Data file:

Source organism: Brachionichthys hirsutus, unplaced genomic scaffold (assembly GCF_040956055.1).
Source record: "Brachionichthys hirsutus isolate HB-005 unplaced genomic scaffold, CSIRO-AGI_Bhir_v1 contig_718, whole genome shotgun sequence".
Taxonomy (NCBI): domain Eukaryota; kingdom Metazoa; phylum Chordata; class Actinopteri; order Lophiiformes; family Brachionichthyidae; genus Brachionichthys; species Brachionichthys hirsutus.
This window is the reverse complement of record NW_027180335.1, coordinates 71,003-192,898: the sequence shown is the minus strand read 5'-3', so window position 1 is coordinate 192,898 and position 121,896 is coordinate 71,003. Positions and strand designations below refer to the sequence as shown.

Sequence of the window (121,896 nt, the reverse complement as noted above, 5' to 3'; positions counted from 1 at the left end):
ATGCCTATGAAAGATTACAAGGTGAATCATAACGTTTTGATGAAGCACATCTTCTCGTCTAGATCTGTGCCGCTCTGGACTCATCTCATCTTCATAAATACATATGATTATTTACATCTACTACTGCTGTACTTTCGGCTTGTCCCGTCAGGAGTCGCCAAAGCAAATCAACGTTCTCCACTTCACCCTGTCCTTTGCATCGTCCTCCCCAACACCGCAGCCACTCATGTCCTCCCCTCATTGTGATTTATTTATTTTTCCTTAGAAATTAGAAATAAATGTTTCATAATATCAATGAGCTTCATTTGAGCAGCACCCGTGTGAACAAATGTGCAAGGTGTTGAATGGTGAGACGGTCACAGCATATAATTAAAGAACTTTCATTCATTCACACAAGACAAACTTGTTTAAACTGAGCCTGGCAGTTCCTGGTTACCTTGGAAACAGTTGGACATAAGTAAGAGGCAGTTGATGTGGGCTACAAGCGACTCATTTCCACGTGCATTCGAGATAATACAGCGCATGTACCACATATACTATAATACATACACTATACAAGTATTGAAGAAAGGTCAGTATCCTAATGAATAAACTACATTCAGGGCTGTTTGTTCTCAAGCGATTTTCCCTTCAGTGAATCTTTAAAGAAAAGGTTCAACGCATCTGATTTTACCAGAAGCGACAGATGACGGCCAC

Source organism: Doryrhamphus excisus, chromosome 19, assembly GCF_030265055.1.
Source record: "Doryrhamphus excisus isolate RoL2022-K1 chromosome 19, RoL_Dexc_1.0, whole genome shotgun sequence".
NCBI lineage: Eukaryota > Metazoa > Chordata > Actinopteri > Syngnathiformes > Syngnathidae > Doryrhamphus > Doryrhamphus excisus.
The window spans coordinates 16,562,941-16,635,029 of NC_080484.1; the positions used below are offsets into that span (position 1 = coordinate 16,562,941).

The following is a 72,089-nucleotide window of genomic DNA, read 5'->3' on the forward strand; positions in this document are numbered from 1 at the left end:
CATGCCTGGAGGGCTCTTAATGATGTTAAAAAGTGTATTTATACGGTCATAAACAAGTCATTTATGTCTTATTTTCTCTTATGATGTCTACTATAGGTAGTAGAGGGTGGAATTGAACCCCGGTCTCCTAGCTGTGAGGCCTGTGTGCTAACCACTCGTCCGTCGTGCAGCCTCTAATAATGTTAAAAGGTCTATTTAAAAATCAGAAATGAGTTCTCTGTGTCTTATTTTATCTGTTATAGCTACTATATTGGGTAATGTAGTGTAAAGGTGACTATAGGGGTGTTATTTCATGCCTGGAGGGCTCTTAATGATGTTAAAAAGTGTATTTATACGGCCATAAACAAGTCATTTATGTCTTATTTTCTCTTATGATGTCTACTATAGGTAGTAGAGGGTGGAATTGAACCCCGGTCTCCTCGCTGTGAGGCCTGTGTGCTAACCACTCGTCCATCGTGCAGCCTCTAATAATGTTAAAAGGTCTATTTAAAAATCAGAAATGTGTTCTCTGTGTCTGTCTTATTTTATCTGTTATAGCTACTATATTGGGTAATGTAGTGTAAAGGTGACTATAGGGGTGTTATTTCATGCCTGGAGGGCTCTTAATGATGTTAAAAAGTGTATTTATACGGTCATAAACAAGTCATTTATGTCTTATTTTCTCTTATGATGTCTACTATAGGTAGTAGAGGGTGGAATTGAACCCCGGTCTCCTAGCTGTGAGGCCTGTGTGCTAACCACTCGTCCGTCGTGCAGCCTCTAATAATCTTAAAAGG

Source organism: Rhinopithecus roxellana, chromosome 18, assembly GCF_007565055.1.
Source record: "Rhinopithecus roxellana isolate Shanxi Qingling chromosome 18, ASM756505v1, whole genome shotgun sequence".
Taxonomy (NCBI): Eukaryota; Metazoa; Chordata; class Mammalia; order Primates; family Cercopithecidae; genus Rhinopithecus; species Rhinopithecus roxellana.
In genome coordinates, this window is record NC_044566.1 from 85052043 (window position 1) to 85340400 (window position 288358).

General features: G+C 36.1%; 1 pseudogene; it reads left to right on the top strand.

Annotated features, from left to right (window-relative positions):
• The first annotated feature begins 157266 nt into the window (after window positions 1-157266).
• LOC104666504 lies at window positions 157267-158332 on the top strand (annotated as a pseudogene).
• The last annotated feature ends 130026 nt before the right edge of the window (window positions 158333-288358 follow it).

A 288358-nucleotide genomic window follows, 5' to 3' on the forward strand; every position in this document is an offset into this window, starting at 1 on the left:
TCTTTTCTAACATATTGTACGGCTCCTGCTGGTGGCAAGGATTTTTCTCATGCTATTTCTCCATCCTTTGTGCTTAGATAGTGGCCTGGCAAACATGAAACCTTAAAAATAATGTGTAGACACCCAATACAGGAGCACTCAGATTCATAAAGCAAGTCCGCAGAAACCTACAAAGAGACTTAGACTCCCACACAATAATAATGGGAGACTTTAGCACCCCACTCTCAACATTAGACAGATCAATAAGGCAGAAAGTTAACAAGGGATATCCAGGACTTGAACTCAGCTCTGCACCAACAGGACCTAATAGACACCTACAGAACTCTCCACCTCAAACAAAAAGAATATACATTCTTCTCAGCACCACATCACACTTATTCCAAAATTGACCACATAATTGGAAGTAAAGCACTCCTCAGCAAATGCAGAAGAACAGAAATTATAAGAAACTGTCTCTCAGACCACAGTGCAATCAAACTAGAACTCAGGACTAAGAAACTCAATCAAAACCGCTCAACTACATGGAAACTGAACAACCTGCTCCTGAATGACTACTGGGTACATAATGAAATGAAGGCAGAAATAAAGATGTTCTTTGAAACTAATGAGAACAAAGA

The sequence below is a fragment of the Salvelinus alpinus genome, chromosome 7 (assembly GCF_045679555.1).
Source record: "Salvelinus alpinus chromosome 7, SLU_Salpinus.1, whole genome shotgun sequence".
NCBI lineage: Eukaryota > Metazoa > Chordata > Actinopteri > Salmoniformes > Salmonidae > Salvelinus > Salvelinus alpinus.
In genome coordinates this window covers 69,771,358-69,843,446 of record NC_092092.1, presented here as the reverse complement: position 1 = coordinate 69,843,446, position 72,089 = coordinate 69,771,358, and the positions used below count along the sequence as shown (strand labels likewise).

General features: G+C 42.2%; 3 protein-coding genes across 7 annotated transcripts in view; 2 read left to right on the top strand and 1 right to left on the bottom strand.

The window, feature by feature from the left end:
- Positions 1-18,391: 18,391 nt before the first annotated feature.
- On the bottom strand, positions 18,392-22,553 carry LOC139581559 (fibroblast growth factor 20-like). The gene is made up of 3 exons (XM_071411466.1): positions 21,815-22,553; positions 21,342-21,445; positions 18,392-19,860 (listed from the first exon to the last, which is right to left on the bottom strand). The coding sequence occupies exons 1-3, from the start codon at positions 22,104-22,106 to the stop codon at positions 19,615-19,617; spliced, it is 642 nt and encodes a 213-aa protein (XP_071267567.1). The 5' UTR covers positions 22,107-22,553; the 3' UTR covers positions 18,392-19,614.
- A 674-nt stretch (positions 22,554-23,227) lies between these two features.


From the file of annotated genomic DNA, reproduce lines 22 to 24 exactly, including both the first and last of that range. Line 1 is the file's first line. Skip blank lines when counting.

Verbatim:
A 288358-nucleotide genomic window follows, 5' to 3' on the forward strand; every position in this document is an offset into this window, starting at 1 on the left:
TCTTTTCTAACATATTGTACGGCTCCTGCTGGTGGCAAGGATTTTTCTCATGCTATTTCTCCATCCTTTGTGCTTAGATAGTGGCCTGGCAAACATGAAACCTTAAAAATAATGTGTAGACACCCAATACAGGAGCACTCAGATTCATAAAGCAAGTCCGCAGAAACCTACAAAGAGACTTAGACTCCCACACAATAATAATGGGAGACTTTAGCACCCCACTCTCAACATTAGACAGATCAATAAGGCAGAAAGTTAACAAGGGATATCCAGGACTTGAACTCAGCTCTGCACCAACAGGACCTAATAGACACCTACAGAACTCTCCACCTCAAACAAAAAGAATATACATTCTTCTCAGCACCACATCACACTTATTCCAAAATTGACCACATAATTGGAAGTAAAGCACTCCTCAGCAAATGCAGAAGAACAGAAATTATAAGAAACTGTCTCTCAGACCACAGTGCAATCAAACTAGAACTCAGGACTAAGAAACTCAATCAAAACCGCTCAACTACATGGAAACTGAACAACCTGCTCCTGAATGACTACTGGGTACATAATGAAATGAAGGCAGAAATAAAGATGTTCTTTGAAACTAATGAGAACAAAGA

The sequence below is a fragment of the Salvelinus alpinus genome, chromosome 7 (assembly GCF_045679555.1).